In beauty I walk
With beauty before me I walk
With beauty behind me I walk
With beauty above me I walk
With beauty around me I walk
—Traditional Navajo Prayer
In the morning, while it was still very dark, he got up and went out to a deserted place, and there he prayed.
There were many mornings on the Camino when I started walking before the sun came up.
While it was still very dark, I’d braid my hair, tighten my sandals over my wool socks, hug my pullover onto my arms, and set off with 16th-century castles and cathedrals towering over me as the sun rose.
I find it easier to pray in the woods than in the cathedrals.
Every time my mom and I went into a cathedral we would walk around, look at the art, and read the plaques. Before we would leave, she would find an altar—either the large one at the front or sometimes a side chapel—and pull out a tiny turtle and a penny. I would watch her in awe as she faithfully prayed for two important people in her life represented by those tiny totems. I wished I had that kind of faith, that kind of guts to go before God and plead for people you love. Faith is vulnerable, but faith is also courageous. I struggle to ask God for anything, lest I feel dumb and silly when, inevitably, the answer doesn’t come: my faith too small and my prayers too hollow.
But in the woods, I feel small in an entirely different way.
My prayers feel more like secret hopes with a hint of magic. No one is around to gauge my faith or tell me if I measure up to the standards of the saints before me. I’m just myself among the trees, feeling the divine whistling in the wind.
I remember thinking as a child that I was sure God lived in the pine trees that lined the front of our lawn. I think Jesus knew it too—that prayer can also happen in the dark when no one is around. You might not even need words.
Walking the Camino is really just one step at a time. There aren’t technical climbs you need to prepare for. You don’t need any special equipment other than a change of clothes, a lot of water, and any creature comforts you want to haul along the way. You don’t need backpacking gear like a tent or stove. You don’t carry your meals.
It is not a marathon. It is not a race. You can rest as often as you need to. Your days can be as long or as short as you wish—as long as you don’t mind how long it takes to get you there.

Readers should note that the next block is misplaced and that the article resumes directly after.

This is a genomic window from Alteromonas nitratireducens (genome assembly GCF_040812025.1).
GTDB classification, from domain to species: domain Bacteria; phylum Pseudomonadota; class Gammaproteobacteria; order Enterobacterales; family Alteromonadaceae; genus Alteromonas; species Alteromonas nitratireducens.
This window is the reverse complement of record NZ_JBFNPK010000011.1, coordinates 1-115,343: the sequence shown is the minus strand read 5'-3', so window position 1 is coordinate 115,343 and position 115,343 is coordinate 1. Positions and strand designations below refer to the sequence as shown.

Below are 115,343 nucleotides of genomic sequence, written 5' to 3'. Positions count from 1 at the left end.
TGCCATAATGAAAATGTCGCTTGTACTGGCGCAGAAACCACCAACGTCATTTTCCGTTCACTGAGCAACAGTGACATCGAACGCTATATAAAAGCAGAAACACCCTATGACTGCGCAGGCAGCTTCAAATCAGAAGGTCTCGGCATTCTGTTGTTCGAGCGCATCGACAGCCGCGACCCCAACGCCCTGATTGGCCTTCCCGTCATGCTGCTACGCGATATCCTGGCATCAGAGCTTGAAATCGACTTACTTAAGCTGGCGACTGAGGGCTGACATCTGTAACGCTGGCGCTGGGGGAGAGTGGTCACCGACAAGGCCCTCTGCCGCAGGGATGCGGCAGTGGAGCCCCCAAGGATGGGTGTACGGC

I met a couple of ladies who had taken five years to walk the Camino. They were from Italy and took a week each summer to walk a section together.
There are few rules in how you go about doing the Camino. You don’t even have to actually walk it; many people bicycle the Camino or even complete sections on horseback. I saw families pushing their toddlers in strollers. I saw herds of youth groups carrying mats to sleep on gymnasium floors. There is no one right way to Camino, just like there is no one right way to pray.
The walking was close to my favorite part, second only to the meals and wine with my people.
The walking was solitary, but not lonely. I never walked the same stretch of The Way twice. I set out in the mornings without a picture of what the scenery that day would hold.
Some days I came across cows eating their breakfast.
Some days only a small patch of grass separated me and speeding cars on the highway.
Some days I felt like I was only going uphill.
Some days I was completely swallowed up by the industrial district of a city.
Some days I walked through neighborhoods.
Some days I passed multiple cathedrals.
Some days I strolled through vineyards, scorched by the sun along with the grapes.
Some days I was enveloped in the trees and felt hidden from the whole wide world.
Walking was a full body experience. You know exactly what is going on around you and you stop being afraid of what is going on inside you.
I needed to feel the pull of the Earth on my body, meander through the woods alone for hours without seeing another soul, watch rays of sun flooding the tree-covered valley below. As I walked up hills and around bends, my body became a proxy for my prayers that didn’t have words.
Where do you find it most natural to pray?